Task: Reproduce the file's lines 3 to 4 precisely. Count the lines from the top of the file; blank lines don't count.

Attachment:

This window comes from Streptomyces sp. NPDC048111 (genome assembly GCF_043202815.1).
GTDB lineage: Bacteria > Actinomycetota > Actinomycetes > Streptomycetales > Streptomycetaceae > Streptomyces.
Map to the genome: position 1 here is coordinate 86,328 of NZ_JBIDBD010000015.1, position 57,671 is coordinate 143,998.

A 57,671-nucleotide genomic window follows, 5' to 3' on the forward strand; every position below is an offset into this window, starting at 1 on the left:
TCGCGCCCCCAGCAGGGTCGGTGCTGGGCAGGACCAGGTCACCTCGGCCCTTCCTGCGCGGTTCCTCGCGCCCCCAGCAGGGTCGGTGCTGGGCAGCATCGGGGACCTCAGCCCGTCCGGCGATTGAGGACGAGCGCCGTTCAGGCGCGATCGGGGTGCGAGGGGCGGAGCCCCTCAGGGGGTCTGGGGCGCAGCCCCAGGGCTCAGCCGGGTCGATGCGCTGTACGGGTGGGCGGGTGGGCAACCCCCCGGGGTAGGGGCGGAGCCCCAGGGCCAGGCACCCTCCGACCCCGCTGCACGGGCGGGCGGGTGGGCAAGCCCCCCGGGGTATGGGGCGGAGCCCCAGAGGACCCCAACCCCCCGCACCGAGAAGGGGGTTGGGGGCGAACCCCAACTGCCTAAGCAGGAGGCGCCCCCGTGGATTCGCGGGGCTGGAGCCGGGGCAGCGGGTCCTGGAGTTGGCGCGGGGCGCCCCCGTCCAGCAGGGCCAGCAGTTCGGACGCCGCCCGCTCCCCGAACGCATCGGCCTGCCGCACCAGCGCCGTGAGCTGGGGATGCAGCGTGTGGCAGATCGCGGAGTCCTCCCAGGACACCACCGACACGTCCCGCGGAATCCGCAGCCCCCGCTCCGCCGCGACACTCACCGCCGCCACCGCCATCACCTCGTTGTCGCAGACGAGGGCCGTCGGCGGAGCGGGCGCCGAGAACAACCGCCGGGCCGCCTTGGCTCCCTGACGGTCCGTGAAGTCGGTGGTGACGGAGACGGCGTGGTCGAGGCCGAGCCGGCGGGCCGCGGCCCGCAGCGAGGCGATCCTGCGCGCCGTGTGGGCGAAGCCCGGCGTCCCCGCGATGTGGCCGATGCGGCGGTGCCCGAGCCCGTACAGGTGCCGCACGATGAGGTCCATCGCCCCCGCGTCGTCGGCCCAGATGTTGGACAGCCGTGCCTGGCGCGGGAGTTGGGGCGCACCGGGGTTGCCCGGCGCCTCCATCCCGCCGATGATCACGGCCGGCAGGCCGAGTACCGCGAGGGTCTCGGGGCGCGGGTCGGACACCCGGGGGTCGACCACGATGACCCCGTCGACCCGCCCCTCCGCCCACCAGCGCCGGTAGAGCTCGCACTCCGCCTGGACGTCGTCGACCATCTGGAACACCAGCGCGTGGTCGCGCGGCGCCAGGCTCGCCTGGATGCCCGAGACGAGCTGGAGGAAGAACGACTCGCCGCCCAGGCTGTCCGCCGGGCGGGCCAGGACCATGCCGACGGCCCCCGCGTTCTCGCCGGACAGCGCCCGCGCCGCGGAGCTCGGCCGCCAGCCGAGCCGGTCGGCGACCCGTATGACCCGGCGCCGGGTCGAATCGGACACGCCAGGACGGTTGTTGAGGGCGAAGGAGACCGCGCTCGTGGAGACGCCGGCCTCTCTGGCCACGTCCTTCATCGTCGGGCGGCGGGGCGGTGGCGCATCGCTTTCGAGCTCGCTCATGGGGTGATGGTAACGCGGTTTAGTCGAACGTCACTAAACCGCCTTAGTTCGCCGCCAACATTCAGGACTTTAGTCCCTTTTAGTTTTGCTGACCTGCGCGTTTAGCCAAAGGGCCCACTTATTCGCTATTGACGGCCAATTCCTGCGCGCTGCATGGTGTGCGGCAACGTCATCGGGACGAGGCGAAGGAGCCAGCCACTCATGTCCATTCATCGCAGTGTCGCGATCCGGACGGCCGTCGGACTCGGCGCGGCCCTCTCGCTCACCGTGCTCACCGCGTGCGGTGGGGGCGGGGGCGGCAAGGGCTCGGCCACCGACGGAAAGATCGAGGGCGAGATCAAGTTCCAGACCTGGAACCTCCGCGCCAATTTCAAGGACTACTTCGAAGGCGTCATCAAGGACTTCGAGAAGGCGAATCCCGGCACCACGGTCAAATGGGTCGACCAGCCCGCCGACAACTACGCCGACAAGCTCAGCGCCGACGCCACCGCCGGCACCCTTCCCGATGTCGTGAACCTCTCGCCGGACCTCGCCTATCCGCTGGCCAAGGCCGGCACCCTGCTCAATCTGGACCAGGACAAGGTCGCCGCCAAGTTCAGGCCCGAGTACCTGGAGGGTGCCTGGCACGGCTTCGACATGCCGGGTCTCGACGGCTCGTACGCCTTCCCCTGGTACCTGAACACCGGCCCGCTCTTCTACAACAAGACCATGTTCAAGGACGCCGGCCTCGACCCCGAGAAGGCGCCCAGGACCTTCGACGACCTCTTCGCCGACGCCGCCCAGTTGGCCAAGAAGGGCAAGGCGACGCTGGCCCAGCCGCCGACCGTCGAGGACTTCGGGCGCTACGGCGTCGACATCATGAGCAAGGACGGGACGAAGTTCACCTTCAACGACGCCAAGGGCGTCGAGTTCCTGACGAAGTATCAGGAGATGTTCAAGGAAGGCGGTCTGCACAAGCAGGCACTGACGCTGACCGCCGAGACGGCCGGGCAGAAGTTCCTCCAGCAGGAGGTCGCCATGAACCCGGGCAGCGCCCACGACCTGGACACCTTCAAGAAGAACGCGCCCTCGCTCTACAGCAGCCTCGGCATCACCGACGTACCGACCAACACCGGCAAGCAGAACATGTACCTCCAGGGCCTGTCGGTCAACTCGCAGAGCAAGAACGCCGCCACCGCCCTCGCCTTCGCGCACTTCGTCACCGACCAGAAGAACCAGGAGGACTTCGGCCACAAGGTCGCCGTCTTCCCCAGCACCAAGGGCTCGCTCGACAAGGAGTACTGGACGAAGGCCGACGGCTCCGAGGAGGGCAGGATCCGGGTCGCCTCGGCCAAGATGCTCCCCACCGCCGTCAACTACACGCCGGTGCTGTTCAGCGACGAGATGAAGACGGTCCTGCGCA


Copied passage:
Map to the genome: position 1 here is coordinate 86,328 of NZ_JBIDBD010000015.1, position 57,671 is coordinate 143,998.

A 57,671-nucleotide genomic window follows, 5' to 3' on the forward strand; every position below is an offset into this window, starting at 1 on the left: